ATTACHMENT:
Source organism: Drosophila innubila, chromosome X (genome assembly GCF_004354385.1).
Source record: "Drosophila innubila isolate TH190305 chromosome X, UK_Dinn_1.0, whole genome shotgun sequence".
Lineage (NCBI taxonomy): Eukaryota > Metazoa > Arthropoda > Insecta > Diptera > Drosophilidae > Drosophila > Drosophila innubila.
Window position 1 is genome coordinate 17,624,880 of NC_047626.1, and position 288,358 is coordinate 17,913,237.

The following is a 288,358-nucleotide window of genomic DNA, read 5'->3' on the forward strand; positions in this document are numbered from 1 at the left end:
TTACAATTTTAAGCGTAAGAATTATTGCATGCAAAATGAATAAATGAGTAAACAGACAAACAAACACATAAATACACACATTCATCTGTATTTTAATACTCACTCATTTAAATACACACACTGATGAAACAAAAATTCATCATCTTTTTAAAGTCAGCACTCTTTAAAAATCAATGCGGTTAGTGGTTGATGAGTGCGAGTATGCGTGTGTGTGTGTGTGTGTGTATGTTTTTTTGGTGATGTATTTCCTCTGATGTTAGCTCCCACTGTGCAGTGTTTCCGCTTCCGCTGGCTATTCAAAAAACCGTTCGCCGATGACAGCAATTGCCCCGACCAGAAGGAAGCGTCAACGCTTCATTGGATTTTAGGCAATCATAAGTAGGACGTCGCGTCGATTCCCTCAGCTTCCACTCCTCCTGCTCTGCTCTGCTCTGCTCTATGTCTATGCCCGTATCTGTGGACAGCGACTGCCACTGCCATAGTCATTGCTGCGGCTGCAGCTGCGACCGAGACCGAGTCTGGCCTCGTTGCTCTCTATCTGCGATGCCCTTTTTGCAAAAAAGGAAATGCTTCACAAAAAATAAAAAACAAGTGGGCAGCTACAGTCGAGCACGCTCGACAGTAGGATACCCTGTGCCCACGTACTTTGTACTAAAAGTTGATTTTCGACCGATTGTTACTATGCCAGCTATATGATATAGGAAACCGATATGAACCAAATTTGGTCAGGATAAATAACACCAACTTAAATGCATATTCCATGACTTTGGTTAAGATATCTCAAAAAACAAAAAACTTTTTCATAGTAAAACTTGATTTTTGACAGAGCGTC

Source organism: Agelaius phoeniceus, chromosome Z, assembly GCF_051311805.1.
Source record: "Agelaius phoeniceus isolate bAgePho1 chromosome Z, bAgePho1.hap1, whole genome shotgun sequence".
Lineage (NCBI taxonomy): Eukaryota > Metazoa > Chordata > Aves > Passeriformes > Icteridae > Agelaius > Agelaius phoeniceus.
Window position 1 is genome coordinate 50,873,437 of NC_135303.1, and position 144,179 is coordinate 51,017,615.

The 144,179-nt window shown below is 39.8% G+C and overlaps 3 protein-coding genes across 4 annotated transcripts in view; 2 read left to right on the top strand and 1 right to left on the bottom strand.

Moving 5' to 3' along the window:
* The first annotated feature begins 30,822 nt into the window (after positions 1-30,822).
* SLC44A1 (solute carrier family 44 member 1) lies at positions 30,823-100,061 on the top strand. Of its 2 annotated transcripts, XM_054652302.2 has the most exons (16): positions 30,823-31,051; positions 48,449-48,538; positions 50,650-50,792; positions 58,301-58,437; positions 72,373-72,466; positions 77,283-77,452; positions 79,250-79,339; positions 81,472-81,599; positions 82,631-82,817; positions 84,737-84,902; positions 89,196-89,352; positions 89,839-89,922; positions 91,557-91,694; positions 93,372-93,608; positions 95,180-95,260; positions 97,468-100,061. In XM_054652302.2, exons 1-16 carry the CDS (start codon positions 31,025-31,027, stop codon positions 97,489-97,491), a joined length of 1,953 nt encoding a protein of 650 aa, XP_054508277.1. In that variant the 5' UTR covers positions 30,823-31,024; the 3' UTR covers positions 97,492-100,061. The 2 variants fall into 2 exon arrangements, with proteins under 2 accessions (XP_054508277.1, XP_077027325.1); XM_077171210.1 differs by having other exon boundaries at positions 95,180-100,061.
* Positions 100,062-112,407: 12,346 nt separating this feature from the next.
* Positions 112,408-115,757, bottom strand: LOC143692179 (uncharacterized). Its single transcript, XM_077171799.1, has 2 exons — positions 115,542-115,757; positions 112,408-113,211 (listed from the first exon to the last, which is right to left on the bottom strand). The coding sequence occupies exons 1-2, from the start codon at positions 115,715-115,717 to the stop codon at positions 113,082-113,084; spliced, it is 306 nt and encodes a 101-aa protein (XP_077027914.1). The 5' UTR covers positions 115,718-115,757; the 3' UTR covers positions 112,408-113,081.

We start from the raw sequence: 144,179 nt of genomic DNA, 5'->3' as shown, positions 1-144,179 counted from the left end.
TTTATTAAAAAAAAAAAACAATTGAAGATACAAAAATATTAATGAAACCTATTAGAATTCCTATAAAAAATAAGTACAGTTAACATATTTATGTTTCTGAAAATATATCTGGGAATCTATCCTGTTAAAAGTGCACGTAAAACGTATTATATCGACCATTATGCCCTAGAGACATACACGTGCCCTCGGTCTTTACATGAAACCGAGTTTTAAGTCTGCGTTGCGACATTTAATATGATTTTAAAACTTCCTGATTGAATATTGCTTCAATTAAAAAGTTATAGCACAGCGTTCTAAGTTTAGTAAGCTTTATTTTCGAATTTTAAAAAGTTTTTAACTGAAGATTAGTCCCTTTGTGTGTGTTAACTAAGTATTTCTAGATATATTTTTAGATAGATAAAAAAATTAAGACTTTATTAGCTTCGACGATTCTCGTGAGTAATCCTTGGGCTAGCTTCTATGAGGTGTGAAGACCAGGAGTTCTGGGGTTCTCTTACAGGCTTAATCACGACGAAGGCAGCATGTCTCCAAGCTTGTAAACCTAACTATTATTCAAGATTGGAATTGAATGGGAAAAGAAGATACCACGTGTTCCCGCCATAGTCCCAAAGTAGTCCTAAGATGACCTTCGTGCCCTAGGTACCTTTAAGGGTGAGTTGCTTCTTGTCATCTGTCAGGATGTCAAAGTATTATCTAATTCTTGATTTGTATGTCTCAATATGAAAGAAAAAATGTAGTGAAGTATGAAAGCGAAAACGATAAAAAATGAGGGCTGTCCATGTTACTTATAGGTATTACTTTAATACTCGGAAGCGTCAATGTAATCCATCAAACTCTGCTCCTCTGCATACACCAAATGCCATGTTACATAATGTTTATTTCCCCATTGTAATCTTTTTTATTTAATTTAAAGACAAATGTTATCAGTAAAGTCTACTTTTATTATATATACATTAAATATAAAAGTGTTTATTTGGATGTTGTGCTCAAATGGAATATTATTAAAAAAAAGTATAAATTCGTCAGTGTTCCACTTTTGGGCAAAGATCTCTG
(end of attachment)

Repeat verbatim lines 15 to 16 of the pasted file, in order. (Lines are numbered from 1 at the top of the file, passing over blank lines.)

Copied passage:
* Positions 100,062-112,407: 12,346 nt separating this feature from the next.
* Positions 112,408-115,757, bottom strand: LOC143692179 (uncharacterized). Its single transcript, XM_077171799.1, has 2 exons — positions 115,542-115,757; positions 112,408-113,211 (listed from the first exon to the last, which is right to left on the bottom strand). The coding sequence occupies exons 1-2, from the start codon at positions 115,715-115,717 to the stop codon at positions 113,082-113,084; spliced, it is 306 nt and encodes a 101-aa protein (XP_077027914.1). The 5' UTR covers positions 115,718-115,757; the 3' UTR covers positions 112,408-113,081.